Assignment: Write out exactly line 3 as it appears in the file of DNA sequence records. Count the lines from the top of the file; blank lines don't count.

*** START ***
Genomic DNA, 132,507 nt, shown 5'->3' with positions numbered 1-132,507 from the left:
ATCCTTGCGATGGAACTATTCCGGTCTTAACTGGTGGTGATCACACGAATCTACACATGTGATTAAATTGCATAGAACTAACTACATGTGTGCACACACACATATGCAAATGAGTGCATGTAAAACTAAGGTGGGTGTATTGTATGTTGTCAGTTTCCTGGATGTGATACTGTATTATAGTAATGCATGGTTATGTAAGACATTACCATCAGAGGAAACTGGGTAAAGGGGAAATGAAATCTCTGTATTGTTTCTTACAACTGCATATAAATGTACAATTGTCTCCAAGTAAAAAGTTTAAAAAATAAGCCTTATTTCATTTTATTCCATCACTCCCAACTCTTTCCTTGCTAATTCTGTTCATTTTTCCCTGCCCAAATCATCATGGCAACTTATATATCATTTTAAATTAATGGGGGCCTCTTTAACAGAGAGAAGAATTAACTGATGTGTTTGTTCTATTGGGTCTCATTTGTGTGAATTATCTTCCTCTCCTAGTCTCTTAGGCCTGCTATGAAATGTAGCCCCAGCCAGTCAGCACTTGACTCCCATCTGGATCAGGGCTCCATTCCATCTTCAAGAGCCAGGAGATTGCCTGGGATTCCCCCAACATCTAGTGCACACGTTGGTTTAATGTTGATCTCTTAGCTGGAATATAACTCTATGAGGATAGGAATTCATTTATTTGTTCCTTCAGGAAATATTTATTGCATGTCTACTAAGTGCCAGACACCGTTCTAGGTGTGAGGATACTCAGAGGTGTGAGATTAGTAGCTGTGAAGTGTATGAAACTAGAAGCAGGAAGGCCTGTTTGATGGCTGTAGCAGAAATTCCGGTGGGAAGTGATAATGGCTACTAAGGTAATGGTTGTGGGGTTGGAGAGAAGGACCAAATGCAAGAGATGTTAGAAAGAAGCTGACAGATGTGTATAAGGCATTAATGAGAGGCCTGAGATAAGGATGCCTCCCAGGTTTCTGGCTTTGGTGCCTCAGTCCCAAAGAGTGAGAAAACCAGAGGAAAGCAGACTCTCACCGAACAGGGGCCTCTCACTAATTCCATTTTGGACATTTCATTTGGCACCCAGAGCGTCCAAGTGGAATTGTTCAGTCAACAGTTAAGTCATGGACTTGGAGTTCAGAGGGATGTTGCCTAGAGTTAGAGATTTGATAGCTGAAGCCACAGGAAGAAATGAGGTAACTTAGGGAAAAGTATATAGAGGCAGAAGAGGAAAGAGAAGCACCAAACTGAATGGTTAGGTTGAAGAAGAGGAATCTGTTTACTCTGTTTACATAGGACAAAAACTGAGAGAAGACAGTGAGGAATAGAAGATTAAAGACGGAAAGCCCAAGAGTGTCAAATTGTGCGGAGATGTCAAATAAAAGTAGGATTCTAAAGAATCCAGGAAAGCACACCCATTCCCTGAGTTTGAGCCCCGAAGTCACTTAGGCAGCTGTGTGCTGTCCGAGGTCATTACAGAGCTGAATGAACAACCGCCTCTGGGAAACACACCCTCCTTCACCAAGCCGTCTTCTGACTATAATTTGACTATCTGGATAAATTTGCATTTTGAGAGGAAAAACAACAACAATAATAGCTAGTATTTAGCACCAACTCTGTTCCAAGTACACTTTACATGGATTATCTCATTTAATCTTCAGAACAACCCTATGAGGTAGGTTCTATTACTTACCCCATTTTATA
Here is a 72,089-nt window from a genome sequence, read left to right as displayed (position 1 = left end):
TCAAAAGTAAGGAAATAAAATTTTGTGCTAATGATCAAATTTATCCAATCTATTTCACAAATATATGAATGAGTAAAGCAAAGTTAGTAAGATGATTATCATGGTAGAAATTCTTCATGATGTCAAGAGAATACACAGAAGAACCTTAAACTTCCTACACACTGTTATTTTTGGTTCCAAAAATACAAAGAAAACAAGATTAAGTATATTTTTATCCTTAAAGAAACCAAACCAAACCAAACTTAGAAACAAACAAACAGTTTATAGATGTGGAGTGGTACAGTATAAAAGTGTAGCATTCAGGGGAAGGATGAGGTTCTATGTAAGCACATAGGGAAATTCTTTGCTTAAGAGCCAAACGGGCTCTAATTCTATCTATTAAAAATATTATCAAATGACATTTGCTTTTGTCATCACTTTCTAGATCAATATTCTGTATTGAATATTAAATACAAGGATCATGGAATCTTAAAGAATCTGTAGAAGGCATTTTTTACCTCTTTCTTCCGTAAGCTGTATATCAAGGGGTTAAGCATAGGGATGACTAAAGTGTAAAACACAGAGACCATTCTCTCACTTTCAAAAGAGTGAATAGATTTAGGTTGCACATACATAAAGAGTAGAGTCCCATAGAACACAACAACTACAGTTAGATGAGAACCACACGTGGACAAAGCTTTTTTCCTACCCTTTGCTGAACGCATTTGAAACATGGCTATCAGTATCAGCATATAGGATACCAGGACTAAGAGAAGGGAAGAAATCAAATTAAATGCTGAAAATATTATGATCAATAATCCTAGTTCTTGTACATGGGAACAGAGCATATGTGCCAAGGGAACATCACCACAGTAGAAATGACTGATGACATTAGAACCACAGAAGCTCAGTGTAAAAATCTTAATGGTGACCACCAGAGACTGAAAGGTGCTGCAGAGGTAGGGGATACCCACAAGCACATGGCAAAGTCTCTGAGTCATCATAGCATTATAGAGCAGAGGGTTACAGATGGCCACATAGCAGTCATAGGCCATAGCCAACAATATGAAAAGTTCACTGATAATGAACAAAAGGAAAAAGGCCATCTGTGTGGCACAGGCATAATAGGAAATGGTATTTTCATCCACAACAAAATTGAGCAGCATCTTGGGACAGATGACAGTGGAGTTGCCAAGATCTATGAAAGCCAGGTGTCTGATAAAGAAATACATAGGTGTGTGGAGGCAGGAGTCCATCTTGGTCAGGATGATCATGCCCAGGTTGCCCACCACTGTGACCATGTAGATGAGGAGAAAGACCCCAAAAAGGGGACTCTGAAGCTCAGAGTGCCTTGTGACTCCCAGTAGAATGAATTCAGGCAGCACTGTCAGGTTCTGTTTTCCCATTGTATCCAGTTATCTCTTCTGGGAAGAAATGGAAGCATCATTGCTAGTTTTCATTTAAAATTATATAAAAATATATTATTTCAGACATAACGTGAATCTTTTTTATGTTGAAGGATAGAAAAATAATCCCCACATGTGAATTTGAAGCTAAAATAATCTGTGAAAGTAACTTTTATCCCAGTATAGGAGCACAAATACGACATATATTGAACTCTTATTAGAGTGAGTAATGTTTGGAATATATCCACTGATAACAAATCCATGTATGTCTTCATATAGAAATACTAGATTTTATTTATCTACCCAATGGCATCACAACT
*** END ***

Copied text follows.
Here is a 72,089-nt window from a genome sequence, read left to right as displayed (position 1 = left end):